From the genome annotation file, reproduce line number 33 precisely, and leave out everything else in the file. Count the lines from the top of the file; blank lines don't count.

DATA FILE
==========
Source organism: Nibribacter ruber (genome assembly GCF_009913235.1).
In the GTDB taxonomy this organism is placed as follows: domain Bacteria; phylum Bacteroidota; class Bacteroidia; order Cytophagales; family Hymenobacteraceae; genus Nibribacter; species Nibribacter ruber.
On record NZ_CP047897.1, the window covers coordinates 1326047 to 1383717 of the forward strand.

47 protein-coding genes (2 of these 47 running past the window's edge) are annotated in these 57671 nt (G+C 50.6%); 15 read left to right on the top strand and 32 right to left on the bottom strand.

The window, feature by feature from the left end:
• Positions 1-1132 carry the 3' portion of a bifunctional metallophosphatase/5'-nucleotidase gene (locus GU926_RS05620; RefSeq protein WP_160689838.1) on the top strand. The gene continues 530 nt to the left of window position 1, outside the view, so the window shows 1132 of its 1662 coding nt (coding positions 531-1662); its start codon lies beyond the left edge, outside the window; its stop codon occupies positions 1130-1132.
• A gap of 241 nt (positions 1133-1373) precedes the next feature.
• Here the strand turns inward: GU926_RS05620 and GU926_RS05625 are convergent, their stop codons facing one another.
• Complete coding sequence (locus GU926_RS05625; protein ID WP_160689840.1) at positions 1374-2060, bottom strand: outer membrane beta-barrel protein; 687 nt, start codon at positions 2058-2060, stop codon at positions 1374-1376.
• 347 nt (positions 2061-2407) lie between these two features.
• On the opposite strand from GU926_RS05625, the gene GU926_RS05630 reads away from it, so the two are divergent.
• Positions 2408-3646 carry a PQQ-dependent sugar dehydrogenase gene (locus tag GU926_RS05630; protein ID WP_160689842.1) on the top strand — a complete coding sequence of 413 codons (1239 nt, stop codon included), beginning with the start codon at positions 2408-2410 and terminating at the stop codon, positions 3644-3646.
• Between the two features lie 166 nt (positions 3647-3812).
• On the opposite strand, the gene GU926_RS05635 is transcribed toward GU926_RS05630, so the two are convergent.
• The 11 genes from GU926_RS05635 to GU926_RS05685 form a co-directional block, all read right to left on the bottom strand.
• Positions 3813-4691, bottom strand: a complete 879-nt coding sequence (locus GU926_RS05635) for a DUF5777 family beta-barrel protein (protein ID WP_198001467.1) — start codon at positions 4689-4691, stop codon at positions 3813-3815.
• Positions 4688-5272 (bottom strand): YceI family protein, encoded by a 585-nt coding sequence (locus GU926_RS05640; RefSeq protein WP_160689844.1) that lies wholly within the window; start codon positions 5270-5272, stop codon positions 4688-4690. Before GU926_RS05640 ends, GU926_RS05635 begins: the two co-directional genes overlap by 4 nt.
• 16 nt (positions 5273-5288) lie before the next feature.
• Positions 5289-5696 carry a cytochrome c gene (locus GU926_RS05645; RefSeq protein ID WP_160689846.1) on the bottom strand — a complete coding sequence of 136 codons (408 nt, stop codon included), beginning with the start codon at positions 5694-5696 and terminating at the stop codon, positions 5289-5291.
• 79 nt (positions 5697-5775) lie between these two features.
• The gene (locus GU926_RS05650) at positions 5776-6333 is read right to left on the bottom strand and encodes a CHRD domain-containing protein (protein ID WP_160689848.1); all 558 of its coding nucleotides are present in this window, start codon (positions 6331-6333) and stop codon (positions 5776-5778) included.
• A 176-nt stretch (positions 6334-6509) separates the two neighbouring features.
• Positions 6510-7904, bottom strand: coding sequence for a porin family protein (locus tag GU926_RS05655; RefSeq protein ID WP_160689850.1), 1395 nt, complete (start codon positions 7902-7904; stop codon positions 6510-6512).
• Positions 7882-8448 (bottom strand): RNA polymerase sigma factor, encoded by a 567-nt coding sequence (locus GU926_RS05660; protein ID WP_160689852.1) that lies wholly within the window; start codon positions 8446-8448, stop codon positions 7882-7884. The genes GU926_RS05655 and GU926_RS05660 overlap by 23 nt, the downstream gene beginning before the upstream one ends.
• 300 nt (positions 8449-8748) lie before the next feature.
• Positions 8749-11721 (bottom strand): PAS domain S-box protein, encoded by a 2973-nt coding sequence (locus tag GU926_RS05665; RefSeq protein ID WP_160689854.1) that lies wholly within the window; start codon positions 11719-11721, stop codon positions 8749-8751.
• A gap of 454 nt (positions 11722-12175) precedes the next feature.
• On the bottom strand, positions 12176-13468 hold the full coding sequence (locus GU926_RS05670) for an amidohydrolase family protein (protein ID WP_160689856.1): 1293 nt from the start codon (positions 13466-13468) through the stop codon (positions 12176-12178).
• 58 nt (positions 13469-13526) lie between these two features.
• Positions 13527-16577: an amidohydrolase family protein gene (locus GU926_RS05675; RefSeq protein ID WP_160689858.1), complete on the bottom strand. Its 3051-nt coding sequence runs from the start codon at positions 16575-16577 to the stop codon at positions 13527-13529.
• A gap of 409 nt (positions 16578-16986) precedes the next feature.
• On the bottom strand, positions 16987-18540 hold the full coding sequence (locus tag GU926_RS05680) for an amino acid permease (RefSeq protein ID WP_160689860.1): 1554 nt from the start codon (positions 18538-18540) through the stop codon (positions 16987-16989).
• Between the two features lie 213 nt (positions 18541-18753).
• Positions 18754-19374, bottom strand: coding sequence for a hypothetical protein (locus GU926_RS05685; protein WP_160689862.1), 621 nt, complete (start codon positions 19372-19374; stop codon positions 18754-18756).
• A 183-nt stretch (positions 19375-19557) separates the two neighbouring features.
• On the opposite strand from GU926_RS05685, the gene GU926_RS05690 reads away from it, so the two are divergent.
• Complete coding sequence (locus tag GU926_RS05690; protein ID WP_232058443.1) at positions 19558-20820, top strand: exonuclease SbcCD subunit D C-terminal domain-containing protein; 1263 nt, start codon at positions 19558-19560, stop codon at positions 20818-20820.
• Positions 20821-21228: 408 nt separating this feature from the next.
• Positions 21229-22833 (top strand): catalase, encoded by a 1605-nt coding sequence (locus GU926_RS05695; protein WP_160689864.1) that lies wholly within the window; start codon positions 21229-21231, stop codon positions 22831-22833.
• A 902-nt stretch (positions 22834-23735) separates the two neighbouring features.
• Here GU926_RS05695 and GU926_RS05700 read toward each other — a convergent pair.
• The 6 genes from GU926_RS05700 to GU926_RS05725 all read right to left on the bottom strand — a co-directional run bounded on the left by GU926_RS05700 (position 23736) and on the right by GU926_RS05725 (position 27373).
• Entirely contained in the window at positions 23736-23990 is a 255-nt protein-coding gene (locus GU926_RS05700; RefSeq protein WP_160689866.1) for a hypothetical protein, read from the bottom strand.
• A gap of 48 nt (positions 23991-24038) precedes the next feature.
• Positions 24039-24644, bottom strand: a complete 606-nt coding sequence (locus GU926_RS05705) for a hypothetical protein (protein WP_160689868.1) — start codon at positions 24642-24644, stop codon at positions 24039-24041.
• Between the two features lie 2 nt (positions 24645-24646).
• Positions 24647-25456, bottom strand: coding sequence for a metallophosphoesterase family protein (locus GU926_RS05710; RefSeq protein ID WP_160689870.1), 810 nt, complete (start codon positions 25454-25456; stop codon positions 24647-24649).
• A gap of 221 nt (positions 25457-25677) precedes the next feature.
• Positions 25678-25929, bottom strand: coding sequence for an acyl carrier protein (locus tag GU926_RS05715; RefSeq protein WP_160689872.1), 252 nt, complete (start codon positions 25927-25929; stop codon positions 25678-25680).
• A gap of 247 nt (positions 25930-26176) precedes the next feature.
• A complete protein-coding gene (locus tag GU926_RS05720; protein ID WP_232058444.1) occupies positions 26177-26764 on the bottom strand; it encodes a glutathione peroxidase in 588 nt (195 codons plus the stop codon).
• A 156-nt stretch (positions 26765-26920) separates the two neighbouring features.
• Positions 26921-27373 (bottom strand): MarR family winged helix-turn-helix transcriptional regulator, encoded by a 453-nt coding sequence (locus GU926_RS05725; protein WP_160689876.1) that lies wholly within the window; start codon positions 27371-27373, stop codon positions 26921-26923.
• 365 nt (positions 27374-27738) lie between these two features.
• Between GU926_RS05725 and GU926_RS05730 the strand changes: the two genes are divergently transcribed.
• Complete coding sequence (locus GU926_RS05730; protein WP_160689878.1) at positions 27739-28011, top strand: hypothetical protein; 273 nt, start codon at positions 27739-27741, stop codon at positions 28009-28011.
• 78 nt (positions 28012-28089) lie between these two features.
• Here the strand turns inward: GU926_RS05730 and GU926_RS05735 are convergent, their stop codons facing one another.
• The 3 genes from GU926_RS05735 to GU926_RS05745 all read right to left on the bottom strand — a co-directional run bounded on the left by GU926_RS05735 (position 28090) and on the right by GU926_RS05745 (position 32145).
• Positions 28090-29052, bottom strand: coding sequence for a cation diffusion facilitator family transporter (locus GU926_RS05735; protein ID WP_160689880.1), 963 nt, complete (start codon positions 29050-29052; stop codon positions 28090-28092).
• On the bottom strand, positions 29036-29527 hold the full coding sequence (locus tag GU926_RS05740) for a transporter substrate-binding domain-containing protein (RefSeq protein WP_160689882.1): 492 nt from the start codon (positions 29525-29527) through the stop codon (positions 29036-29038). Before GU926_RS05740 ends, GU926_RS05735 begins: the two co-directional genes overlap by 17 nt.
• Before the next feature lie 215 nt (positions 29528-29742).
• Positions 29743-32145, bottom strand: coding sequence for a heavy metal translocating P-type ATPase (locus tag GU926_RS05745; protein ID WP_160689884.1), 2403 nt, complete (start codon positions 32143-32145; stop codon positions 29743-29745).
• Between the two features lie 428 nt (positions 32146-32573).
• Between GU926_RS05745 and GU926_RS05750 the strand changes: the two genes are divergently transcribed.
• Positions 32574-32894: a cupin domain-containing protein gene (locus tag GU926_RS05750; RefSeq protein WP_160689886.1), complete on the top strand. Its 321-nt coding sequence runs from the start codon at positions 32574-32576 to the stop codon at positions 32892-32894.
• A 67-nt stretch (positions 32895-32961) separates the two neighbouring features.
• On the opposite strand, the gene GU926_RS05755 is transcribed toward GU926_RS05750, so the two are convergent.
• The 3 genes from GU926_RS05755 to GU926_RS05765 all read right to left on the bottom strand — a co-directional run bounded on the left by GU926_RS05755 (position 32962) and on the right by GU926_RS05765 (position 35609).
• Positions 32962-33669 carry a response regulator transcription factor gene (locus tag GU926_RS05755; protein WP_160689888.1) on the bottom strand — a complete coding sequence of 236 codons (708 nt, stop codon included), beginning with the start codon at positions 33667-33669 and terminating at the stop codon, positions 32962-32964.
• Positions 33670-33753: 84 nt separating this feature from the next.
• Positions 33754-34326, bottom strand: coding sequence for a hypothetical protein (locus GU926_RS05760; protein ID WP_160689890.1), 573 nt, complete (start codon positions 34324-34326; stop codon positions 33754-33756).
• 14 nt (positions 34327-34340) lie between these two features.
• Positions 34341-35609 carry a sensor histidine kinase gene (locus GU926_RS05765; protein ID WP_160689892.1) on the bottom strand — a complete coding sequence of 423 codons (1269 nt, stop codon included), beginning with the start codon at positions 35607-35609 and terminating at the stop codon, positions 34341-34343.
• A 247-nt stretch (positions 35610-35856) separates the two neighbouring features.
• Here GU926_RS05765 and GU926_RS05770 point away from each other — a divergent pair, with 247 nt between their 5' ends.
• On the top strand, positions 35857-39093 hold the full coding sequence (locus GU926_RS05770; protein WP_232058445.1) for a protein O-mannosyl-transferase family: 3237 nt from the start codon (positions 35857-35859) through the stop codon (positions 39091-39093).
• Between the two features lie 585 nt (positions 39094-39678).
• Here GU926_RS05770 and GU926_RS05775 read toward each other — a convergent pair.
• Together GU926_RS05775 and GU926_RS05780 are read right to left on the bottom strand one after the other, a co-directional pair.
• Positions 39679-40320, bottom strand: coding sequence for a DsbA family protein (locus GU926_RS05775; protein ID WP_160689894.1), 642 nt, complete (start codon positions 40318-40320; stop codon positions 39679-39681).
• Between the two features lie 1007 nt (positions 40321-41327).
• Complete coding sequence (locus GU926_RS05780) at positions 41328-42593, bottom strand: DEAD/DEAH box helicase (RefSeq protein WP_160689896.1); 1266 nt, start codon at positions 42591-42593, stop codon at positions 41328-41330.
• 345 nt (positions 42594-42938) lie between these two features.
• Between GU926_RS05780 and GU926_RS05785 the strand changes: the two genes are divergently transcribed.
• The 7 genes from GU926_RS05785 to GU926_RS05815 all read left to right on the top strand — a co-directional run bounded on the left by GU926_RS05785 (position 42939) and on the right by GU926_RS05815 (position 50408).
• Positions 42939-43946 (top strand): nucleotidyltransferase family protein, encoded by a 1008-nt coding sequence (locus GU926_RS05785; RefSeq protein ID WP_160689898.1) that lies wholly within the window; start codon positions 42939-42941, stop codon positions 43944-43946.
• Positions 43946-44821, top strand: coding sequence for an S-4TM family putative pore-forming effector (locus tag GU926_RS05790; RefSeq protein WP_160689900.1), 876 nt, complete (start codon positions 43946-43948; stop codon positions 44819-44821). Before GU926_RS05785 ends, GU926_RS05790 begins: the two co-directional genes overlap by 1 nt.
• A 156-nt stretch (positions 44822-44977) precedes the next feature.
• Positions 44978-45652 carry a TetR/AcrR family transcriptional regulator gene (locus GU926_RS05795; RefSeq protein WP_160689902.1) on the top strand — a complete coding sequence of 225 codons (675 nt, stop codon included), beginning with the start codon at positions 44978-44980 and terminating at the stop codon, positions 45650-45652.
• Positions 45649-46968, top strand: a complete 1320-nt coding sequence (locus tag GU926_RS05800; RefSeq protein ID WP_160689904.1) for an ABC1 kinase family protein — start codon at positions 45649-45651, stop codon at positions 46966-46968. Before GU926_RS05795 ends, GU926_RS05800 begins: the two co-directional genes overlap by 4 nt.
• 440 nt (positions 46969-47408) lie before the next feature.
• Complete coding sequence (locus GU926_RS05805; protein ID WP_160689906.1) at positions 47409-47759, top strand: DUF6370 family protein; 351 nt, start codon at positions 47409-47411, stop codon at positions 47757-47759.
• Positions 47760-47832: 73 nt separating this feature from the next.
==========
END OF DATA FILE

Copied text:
• Between the two features lie 213 nt (positions 18541-18753).